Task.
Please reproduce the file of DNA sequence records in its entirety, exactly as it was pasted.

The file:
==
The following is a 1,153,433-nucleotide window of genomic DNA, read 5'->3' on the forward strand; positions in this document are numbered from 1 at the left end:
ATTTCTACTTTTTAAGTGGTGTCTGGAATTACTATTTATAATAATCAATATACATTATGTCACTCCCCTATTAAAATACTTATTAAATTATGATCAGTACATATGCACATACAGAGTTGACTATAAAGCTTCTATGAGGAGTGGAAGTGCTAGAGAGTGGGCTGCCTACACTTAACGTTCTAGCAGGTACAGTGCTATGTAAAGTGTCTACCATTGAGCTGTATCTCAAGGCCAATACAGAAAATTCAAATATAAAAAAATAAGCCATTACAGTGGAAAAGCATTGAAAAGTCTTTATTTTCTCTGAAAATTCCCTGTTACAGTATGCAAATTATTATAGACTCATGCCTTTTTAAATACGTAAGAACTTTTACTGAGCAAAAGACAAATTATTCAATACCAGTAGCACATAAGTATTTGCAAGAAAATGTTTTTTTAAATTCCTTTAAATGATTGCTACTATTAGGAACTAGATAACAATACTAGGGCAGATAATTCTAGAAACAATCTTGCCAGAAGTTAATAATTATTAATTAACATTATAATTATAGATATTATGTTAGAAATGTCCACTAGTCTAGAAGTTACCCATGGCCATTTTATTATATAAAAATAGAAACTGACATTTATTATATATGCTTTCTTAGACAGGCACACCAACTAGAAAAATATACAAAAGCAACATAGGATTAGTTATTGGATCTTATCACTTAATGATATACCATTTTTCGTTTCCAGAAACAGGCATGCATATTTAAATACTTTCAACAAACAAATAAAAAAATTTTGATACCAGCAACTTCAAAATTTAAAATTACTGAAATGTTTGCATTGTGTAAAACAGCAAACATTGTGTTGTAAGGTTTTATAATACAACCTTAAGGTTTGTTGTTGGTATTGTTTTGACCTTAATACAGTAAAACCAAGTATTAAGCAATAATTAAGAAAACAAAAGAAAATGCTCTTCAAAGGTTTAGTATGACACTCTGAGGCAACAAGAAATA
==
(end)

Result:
The following is a 1,153,433-nucleotide window of genomic DNA, read 5'->3' on the forward strand; positions in this document are numbered from 1 at the left end:
ATTTCTACTTTTTAAGTGGTGTCTGGAATTACTATTTATAATAATCAATATACATTATGTCACTCCCCTATTAAAATACTTATTAAATTATGATCAGTACATATGCACATACAGAGTTGACTATAAAGCTTCTATGAGGAGTGGAAGTGCTAGAGAGTGGGCTGCCTACACTTAACGTTCTAGCAGGTACAGTGCTATGTAAAGTGTCTACCATTGAGCTGTATCTCAAGGCCAATACAGAAAATTCAAATATAAAAAAATAAGCCATTACAGTGGAAAAGCATTGAAAAGTCTTTATTTTCTCTGAAAATTCCCTGTTACAGTATGCAAATTATTATAGACTCATGCCTTTTTAAATACGTAAGAACTTTTACTGAGCAAAAGACAAATTATTCAATACCAGTAGCACATAAGTATTTGCAAGAAAATGTTTTTTTAAATTCCTTTAAATGATTGCTACTATTAGGAACTAGATAACAATACTAGGGCAGATAATTCTAGAAACAATCTTGCCAGAAGTTAATAATTATTAATTAACATTATAATTATAGATATTATGTTAGAAATGTCCACTAGTCTAGAAGTTACCCATGGCCATTTTATTATATAAAAATAGAAACTGACATTTATTATATATGCTTTCTTAGACAGGCACACCAACTAGAAAAATATACAAAAGCAACATAGGATTAGTTATTGGATCTTATCACTTAATGATATACCATTTTTCGTTTCCAGAAACAGGCATGCATATTTAAATACTTTCAACAAACAAATAAAAAAATTTTGATACCAGCAACTTCAAAATTTAAAATTACTGAAATGTTTGCATTGTGTAAAACAGCAAACATTGTGTTGTAAGGTTTTATAATACAACCTTAAGGTTTGTTGTTGGTATTGTTTTGACCTTAATACAGTAAAACCAAGTATTAAGCAATAATTAAGAAAACAAAAGAAAATGCTCTTCAAAGGTTTAGTATGACACTCTGAGGCAACAAGAAATA